Manitoba’s trucking industry tears province’s carbon tax plan as ‘lip service’


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The Manitoba trucking industry is in full-fledged revolt over the provincial carbon tax.

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Hey there, time traveller!
This article was published 07/05/2018 (1733 days ago), so information in it may no longer be current.

The Manitoba trucking industry is in full-fledged revolt over the provincial carbon tax.

It’s not because they don’t want to pay it they say, but because of the manner in which the province has decided to use those additional revenues – not to encourage business to invest in green technologies but to use the revenue to cut income taxes and reduce the deficit.

Rob Penner, the CEO of Bison Transport, one of the largest in the province with 1,500 trucks on the road across the country, said the province has just “paid lip service” to the industry’s concerns.

BORIS MINKEVICH / WINNIPEG FREE PRESS Gardy inspects aerodynamics of semi-trailer.

Now his company is already in the process of licensing vehicles in Ontario where its carbon tax strategy will set aside hundreds of millions of dollars to rebate companies that invest in technologies that will lower their fuel consumption and thereby reduce their greenhouse gas emissions.

Penner said the company is “absolutely” going to license trucks and grow its fleet in other jurisdictions like Ontario where Bison already has a significant terminal infrastructure.

“We have a sizable order in for Tesla trucks and a few others with new (electric) technologies,” Penner said. “We have no intention of putting those jobs or trucks in Manitoba, zero intention.”

Although there were plenty of discussions before the provincial budget in March about rebate programs to allow owners of the province’s sizable heavy duty truck fleet to invest in technologies to reduce fuel consumption, there were no such programs included in the March budget.

“To suggest that you are going to encourage industry to invest in new technologies by taking money away from them makes absolutely no sense at all,” Penner said.

Terry Shaw, executive director of the Manitoba Trucking Association, said, “The discussions were about using the carbon revenues to reduce the carbon footprint. We thought that was the point. But with the budget this year they hung a complete 180 and said, no, we will use this tax to reduce other taxes. It is not revenue neutral which they said it would be.”

The MTA’s board has elected a special sub-committee to address the issue which Shaw said, to his knowledge, is the first time in the MTA’s 86-year history that it’s ever taken such action.

That sub-committee is scheduled to meet this week with finance minister Cameron Friesen and sustainable development. minister Rochelle Squires.

Shaw said it appears that carbon revenues have been disconnected from any efficiency programming.

“We want to encourage them to get it back on track,” he said. “If they are intending to do something we want them to come out formally and state it.”

Heavy duty trucks account for the vast majority of sales of diesel fuel in the province and with the proposed carbon tax coming in at 6.71 cents per litre for diesel gas it means the province will end up collecting about $52 million per year of the carbon tax from the truckers. It is estimated that the trucking industry contributes about 12 per cent of the province’s greenhouse gas emissions, but will be expected to pay about 20 per cent of the new tax that’s collected.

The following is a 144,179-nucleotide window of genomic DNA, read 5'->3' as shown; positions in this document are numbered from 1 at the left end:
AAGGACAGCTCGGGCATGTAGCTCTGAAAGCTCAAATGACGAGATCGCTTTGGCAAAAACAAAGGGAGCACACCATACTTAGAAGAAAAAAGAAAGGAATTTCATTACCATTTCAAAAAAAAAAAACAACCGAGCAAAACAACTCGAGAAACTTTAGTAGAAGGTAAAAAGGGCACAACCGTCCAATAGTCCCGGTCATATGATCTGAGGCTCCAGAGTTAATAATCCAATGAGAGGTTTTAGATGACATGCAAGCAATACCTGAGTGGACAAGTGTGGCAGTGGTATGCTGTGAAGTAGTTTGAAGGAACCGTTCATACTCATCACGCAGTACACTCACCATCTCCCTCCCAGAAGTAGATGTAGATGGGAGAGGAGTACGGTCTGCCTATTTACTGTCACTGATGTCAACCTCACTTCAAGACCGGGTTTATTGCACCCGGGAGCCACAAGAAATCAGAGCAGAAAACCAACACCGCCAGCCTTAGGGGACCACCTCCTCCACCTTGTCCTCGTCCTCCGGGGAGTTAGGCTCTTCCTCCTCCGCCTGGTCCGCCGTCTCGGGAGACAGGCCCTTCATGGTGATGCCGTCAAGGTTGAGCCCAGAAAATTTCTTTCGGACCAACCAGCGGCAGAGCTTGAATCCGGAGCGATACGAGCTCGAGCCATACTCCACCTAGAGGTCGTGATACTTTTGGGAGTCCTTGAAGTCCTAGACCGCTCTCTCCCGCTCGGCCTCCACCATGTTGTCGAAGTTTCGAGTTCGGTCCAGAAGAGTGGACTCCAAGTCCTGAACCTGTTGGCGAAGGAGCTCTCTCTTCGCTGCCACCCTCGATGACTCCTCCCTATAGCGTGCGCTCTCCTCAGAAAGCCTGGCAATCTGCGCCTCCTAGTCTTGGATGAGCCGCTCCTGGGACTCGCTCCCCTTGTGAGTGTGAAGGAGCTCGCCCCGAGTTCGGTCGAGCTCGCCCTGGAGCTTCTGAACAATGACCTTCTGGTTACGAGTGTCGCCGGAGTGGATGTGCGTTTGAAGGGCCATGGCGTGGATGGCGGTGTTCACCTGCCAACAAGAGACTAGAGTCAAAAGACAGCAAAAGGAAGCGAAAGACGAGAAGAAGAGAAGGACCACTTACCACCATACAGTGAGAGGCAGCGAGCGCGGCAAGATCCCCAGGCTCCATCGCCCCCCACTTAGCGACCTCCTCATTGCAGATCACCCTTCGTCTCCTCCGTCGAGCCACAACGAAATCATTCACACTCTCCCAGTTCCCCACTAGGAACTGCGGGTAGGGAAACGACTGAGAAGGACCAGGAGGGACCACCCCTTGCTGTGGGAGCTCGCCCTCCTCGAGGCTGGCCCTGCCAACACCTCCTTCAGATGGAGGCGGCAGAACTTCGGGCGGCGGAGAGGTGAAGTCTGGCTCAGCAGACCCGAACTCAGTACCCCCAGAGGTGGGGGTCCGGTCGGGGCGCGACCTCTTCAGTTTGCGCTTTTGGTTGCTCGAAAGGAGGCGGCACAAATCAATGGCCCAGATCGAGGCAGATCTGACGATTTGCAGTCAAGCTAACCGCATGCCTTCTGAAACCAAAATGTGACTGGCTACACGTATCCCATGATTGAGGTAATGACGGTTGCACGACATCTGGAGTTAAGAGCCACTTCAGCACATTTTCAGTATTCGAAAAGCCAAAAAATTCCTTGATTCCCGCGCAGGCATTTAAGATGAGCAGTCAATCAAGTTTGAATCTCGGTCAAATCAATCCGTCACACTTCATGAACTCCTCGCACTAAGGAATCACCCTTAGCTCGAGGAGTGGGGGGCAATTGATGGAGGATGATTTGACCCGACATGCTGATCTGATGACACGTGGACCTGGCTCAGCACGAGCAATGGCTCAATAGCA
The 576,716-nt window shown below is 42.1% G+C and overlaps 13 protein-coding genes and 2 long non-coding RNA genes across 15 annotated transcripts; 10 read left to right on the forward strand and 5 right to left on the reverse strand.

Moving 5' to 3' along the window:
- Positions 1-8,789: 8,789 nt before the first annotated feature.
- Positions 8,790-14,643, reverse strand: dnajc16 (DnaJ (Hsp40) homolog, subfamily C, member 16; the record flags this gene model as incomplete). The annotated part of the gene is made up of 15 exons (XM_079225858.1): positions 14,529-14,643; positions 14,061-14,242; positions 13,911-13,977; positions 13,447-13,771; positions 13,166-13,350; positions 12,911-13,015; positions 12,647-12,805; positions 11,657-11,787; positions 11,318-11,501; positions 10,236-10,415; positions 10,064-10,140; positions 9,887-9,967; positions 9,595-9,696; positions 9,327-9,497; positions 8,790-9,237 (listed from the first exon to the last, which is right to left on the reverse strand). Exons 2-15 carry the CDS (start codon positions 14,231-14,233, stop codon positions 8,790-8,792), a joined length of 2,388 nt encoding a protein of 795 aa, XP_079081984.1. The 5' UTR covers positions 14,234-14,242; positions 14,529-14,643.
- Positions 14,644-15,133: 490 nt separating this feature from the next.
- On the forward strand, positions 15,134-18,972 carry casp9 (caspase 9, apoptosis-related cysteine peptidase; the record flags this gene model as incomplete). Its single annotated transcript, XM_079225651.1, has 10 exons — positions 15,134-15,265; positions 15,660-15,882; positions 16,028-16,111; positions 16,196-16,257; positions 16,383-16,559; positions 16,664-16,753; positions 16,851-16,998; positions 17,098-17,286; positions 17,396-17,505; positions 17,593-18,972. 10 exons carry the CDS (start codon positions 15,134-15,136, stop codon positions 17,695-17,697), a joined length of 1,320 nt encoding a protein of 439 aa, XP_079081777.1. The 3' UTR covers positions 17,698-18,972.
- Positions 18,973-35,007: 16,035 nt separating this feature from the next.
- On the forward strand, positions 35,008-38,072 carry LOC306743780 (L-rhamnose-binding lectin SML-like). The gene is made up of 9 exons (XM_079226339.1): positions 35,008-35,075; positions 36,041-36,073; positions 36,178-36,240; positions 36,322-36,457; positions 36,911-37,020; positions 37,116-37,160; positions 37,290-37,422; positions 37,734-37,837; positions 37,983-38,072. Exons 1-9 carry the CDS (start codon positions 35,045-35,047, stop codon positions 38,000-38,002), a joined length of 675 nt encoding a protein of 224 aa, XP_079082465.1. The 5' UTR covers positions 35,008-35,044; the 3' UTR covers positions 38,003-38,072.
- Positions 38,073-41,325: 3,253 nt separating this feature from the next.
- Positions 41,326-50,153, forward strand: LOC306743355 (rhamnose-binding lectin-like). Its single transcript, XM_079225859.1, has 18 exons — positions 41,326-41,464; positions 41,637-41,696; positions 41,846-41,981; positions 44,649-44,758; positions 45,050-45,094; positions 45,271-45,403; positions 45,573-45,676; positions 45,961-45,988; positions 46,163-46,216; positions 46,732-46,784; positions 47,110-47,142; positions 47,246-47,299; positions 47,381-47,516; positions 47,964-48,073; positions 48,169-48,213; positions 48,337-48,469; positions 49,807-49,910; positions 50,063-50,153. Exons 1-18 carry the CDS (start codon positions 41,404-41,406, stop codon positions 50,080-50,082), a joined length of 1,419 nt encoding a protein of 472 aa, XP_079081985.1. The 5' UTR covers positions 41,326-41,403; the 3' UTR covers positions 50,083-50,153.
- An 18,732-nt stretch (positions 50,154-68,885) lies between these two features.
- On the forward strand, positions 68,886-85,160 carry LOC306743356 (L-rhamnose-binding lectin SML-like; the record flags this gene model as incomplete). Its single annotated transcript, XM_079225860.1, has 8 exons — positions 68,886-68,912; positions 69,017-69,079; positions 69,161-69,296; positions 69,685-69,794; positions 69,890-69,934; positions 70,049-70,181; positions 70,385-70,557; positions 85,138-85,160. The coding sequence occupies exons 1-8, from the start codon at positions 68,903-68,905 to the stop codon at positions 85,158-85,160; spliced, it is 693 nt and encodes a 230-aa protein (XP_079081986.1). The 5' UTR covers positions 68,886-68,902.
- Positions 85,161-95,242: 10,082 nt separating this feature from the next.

(The Manitoba government’s carbon tax bill has been delayed and is now not expected to be passed until late in the year.)

Brent Arnold, head of corporate development at Arnold Bros. Transport, the family-owned Winnipeg-based company that has more than 260 trucks in its fleet, said it was not unreasonable for the industry to expect some type of incentive to reduce the tax burden through investment, a mechanism that corporations and individuals typically have available to them when it comes to things like income tax.

“It it will definitely affect how we spend our dollars elsewhere,” he said. “It will probably mean forfeiting or postponing capital acquisitions like new trucks or new trailers. We recently announced a driver pay increase, something the industry needs to do. But this (carbon tax) is a cause of concern about how it will impact how well we can remunerate our employees.”

John Erik Albrechtsen, operations manager at Paul’s Hauling, another Winnipeg-based company with a sizable fleet based in the province, said, “The province broke its promise. There was supposed to be a strategy to change behaviour to reduce greenhouse gas emissions. None of this is helping to do that.”

There is widespread disdain over the way the tax is being rolled out, including a fairly broad consensus that the loopholes that exist — like foregoing diesel purchases in Manitoba and and instead, buying fuel in Saskatchewan, North Dakota and Ontario — will have further deleterious impact on the provincial economy.

A surprising degree of bad blood now exists and businesses are already making decisions that seem likely to diminish the economic activity in the province.

“It seems like our conversations get brushed off with not much follow up,” Penner said. “But we can’t sit on our hands or we could miss out on incentives from Ontario. Those Tesla trucks are going somewhere else.”

Martin Cash

Martin Cash

Martin Cash has been writing a column and business news at the Free Press since 1989. Over those years he’s written through a number of business cycles and the rise and fall (and rise) in fortunes of many local businesses.


Updated on Monday, May 7, 2018 7:12 PM CDT: fixing formatting of box

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